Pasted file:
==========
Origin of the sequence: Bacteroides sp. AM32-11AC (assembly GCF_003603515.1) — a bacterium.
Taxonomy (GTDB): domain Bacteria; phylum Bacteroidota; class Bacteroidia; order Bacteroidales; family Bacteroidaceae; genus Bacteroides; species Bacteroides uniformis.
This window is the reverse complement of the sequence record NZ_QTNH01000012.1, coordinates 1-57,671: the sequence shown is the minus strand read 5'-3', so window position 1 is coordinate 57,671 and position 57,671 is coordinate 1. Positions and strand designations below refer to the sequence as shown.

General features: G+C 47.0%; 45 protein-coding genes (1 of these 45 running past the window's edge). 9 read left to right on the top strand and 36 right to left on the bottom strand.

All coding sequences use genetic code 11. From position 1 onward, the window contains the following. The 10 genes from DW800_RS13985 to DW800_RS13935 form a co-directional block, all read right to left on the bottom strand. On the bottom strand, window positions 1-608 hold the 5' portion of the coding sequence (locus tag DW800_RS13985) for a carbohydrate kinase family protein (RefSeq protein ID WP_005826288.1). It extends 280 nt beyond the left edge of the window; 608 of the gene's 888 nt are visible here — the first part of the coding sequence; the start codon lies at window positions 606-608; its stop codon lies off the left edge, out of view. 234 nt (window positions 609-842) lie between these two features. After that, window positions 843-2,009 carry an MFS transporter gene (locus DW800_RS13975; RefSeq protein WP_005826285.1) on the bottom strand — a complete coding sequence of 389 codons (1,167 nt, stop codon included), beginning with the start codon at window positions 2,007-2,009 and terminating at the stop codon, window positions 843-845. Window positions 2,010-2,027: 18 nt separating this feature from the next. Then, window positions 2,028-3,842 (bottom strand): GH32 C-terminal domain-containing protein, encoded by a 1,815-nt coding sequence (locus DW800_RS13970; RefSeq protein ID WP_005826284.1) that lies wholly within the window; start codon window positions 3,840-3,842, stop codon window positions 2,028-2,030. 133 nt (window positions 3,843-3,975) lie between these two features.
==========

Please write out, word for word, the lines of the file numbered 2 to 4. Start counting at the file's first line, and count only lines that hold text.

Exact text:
Taxonomy (GTDB): domain Bacteria; phylum Bacteroidota; class Bacteroidia; order Bacteroidales; family Bacteroidaceae; genus Bacteroides; species Bacteroides uniformis.
This window is the reverse complement of the sequence record NZ_QTNH01000012.1, coordinates 1-57,671: the sequence shown is the minus strand read 5'-3', so window position 1 is coordinate 57,671 and position 57,671 is coordinate 1. Positions and strand designations below refer to the sequence as shown.

General features: G+C 47.0%; 45 protein-coding genes (1 of these 45 running past the window's edge). 9 read left to right on the top strand and 36 right to left on the bottom strand.